Fresh from a whirlwind tour of the island, we’d like to give you a sneak preview of Palawan and all it has to offer so we can provide an experience for our customers that we know you’d enjoy!
Day 1:Arriving at the airport of Puerto Princesa, we are greeted by a 9-piece band, a far cry from the sterile greetings of any other airport. These aren’t just any band members: they are the security guards that watch the airport. When was the last time a TSA agent gave you anything other than a wary look? Efforts to change the island’s image are evident, as the warm greetings and the constant construction in and around the airport show. There, we meet Hanny Enor of Hadefe Tours. He is part of an industry eager to show anyone the Palawan that deserves to be seen.
On the way to our hotel, we travel down the main thoroughfare, where Puerto Princesa City is abuzz. There is very much a small-town feel, but the billboards lining the street do well to show the town’s ambition. Shops, restaurants ranging from cafes to full on dining and even some fledgling colleges are all striving to make a name for themselves.
After about 15 minutes we take a seemingly random right turn off the road and head to our hotel: the newly-opened Microtel Palawan.
Puerto Princesa is home to hotels for any budget, and the Microtel is one to blur the lines. Value-priced but nicely appointed with rooms done up with all the modern appointments, the Microtel sits in between a private lagoon and the ocean. While the immediate area is bustling with construction, the secluded confines of the hotel are far from interrupted. This construction includes that of a pool and a snack bar/café. Watersports equipment (i.e. snorkel, scuba, and personal watercraft) will also be available for rent.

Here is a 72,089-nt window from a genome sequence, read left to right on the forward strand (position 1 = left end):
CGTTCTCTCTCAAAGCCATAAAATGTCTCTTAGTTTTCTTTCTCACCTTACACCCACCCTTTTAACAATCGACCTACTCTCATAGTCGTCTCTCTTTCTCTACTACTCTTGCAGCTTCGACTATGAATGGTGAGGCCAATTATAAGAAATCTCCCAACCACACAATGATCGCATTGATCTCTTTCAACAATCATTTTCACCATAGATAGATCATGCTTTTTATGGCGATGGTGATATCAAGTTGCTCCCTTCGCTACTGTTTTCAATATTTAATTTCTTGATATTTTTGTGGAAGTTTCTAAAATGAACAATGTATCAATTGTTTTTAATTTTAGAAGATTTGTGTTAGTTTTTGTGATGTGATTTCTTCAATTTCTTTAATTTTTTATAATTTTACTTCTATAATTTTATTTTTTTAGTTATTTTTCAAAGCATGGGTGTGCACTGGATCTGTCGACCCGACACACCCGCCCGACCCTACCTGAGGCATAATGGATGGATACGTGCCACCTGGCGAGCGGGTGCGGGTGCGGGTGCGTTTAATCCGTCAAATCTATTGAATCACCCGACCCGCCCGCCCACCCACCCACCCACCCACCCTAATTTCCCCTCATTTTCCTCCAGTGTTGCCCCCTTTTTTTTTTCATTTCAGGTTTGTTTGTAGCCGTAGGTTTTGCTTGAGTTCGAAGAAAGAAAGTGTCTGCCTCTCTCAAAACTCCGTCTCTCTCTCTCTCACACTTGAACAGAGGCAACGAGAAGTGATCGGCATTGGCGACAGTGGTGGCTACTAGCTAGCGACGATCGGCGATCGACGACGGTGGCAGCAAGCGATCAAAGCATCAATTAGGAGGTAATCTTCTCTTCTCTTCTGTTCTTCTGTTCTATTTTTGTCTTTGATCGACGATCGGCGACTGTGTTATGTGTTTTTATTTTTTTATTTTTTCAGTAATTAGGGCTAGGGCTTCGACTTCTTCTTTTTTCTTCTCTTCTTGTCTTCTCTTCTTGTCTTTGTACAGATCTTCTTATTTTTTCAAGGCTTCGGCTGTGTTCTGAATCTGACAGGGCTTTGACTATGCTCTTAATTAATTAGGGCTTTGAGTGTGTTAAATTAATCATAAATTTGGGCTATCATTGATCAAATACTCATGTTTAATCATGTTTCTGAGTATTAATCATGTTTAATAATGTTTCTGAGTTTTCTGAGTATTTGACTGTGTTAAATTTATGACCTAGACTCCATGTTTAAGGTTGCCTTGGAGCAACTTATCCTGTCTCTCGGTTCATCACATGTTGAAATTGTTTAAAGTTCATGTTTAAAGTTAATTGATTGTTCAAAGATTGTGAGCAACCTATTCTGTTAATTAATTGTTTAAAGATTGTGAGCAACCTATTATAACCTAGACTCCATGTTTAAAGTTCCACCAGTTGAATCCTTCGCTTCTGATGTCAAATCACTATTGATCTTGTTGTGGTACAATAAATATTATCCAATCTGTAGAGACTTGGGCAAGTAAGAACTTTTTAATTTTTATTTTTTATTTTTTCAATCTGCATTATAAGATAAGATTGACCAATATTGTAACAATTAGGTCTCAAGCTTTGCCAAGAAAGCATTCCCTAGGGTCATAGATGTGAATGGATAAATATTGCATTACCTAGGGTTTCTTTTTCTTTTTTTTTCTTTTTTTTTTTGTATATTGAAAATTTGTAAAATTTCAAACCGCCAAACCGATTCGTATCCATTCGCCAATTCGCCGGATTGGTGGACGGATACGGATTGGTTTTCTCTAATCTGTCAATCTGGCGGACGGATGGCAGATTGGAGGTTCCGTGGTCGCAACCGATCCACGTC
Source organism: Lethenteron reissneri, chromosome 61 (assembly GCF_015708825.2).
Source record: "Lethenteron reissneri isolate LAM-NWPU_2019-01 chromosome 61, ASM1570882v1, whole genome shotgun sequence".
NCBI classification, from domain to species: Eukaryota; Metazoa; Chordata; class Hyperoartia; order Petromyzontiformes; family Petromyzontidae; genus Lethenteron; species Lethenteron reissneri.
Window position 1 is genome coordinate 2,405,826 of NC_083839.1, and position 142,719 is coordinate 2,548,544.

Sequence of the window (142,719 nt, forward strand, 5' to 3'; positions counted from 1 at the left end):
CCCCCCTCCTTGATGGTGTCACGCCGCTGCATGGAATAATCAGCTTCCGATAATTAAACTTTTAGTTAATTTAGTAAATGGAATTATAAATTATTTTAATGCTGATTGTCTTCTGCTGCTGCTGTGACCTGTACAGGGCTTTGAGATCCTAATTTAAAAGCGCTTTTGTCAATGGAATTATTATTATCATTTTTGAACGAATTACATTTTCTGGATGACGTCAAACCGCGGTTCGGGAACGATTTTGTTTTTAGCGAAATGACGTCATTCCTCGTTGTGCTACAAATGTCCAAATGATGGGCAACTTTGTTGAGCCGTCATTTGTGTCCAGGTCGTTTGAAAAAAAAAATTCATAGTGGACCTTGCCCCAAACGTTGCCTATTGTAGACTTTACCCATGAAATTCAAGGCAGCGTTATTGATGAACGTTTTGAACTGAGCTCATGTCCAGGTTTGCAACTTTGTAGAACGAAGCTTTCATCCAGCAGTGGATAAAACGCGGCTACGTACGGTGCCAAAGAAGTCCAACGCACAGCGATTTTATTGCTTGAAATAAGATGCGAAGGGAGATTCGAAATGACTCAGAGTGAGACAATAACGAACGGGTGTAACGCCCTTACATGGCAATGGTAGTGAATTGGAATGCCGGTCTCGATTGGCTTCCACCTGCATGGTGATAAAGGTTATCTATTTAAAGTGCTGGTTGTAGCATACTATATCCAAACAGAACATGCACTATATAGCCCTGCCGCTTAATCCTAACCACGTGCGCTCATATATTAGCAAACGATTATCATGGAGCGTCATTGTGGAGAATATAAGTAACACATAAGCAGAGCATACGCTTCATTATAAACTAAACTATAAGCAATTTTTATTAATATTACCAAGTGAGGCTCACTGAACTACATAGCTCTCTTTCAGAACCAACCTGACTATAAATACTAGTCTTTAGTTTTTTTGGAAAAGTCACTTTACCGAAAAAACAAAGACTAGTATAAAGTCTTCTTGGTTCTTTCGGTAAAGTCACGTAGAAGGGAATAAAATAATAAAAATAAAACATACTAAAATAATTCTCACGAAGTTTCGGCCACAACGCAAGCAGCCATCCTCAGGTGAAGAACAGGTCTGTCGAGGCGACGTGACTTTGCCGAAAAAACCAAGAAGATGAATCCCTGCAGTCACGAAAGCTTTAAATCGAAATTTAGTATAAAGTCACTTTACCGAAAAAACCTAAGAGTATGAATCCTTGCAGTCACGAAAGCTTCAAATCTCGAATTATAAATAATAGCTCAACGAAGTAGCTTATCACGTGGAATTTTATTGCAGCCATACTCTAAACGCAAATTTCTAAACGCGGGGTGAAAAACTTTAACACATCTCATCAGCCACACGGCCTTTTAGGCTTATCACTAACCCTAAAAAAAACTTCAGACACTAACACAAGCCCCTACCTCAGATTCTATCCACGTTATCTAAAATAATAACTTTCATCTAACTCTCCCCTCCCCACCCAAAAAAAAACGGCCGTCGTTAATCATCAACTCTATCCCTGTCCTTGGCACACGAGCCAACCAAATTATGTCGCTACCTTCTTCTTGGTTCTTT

The first attraction of our trip was the Palawan Wildlife Rescue and Conservation Center, or more lovingly known as the Crocodile farm. This institute is home to many species indigenous to both the Philippines and Palawan.
There are large boars, bearcats, ostriches and yes, crocodiles. For 30 pesos, you can see all of these creatures, get a walking tour of the hatchery and facility, as well as find out more about the local wildlife. You can even have your picture taken while holding a crocodile, if you are brave enough.
After getting up close and personal with crocodiles, we were taken to Honda Bay, a gateway to many small and private islands. Hiring an outrigger, we sampled two of the islands (some islands are actually owned by local hotels): Snake Island, which our guide assured us was named after its long and slithery shape, and Pandan Island, with its white sand and easy-access snorkel spots. Sipping on fresh buko juice, our group spent the rest of the day taking in the sights, and notably the silence, that surrounded us.
In order to preserve these islands, the local government has hired “tenders” people who watch over these small islands and take care of them, much like a park ranger. This assures preservation and longevity of the natural beauty these islands possess.
Sitting down to dinner, barefoot, at Ka Lui, one of Puerto Princesa’s most popular seafood restaurants, we recalled the day’s events and enjoyed our share of Ka Lui’s specialties like Crispy Fried Tuna Tail. As we sat in the busy nipa house, we shared our highlights as we dined on food caught and sold locally. One day down and our Palawan adventure had us begging for more. Luckily, the island was more than happy to oblige. Stayed tuned as we visit the famous Underground River!